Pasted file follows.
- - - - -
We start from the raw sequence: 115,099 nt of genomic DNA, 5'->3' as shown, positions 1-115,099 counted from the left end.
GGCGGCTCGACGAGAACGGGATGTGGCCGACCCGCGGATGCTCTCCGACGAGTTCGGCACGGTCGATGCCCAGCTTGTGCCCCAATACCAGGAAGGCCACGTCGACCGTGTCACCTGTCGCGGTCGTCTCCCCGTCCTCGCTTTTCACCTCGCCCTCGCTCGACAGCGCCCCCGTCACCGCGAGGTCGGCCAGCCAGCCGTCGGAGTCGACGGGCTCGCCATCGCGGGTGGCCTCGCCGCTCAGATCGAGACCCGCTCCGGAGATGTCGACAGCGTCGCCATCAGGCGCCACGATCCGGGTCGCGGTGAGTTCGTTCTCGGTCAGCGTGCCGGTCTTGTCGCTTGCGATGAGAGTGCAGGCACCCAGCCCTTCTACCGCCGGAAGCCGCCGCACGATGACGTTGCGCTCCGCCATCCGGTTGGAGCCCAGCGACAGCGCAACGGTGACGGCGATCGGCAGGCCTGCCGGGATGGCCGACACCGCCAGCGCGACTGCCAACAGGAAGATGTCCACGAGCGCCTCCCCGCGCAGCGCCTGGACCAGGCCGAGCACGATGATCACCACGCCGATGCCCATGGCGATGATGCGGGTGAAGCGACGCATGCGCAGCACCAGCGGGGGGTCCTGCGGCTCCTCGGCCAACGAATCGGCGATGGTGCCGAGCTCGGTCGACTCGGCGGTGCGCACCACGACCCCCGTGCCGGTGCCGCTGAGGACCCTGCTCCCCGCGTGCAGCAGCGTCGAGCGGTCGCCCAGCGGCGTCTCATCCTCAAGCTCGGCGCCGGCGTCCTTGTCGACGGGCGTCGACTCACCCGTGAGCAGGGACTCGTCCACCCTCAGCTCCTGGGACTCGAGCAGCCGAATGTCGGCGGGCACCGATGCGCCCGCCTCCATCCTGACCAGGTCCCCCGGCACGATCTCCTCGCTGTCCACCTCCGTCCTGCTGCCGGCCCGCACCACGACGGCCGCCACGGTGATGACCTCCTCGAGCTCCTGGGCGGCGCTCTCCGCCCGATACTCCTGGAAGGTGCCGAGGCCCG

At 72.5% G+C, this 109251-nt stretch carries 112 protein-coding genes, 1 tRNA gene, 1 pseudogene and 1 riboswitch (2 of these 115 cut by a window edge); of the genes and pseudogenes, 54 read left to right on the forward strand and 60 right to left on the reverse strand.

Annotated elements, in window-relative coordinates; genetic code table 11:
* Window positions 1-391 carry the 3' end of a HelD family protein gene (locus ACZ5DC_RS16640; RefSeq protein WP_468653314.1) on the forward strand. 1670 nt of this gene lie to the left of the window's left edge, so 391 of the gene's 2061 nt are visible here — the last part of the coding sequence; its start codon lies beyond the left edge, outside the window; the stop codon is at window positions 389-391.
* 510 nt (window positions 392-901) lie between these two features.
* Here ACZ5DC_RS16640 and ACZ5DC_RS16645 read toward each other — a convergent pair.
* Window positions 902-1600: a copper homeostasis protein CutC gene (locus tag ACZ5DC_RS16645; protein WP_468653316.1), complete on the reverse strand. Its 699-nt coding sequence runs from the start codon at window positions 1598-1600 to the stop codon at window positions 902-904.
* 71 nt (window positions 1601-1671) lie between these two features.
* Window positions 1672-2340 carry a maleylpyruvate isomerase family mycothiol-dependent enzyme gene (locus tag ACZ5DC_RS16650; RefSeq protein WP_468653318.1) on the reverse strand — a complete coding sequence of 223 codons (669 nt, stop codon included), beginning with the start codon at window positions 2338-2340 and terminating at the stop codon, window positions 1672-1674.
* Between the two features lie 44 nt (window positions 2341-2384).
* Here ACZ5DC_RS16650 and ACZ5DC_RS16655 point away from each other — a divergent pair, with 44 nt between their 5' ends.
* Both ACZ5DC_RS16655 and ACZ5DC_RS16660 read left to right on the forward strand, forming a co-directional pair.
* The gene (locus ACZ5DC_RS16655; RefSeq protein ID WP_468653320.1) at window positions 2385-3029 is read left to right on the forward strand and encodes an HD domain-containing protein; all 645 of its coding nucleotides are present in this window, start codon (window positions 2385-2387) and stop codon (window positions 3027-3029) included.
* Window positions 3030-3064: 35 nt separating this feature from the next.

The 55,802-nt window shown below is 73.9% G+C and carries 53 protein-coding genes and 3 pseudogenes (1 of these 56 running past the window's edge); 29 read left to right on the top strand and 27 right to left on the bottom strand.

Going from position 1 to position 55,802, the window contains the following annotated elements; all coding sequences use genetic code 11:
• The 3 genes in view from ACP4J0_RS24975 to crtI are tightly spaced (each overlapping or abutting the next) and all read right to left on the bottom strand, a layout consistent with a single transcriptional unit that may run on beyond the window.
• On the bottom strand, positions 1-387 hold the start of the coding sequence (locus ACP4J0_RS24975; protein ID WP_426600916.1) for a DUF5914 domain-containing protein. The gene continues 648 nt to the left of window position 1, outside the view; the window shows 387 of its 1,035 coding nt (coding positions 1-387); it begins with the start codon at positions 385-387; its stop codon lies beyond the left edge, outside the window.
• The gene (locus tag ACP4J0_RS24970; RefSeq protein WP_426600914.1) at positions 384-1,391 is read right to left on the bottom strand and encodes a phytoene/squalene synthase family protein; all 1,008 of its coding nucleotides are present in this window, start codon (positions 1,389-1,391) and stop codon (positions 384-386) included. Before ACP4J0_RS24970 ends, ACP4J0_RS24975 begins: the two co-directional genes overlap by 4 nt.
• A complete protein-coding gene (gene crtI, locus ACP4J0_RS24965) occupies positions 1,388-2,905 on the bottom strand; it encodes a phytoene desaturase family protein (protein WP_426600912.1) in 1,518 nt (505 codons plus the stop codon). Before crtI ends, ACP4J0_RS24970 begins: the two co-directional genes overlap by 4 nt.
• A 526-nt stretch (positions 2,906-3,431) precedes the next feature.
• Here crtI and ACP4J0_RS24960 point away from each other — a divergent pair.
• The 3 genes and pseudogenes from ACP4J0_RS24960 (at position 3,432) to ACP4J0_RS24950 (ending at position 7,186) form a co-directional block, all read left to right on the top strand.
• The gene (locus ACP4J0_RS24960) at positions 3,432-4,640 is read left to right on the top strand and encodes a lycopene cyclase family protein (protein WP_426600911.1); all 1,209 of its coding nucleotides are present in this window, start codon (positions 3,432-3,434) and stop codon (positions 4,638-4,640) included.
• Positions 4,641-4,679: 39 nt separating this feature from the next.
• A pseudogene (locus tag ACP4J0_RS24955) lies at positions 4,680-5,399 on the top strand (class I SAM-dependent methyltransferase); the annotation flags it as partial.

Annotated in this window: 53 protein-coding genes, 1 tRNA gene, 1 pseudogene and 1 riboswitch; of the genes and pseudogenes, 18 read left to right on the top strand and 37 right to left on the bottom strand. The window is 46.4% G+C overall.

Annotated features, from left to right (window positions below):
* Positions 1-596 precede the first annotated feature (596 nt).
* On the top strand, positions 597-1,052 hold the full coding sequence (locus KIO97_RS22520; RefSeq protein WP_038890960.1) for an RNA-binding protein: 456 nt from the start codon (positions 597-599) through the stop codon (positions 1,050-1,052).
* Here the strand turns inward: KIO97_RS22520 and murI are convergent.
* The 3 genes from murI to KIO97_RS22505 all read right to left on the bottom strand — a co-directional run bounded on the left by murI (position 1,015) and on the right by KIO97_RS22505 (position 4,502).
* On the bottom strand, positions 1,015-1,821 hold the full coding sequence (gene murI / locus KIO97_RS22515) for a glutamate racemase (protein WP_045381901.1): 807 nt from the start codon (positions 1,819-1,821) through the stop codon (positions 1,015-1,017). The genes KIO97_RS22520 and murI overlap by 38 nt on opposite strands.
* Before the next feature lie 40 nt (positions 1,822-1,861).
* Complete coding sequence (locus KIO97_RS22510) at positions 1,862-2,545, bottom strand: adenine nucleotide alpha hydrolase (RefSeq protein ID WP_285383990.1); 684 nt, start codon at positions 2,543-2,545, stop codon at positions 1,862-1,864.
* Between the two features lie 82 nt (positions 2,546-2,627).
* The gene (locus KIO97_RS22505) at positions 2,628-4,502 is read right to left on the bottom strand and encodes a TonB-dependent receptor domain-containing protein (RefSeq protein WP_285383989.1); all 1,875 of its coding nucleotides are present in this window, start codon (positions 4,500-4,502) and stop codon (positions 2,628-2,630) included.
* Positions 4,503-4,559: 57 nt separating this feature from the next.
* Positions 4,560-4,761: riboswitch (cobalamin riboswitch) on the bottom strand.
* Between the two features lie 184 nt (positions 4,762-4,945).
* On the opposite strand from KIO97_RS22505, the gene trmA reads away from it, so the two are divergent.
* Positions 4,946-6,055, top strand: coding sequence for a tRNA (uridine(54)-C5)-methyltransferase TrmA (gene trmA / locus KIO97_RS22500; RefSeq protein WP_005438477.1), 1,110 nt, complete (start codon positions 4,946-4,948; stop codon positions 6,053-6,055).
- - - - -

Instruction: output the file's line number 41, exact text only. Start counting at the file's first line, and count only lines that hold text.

* Between the two features lie 184 nt (positions 4,762-4,945).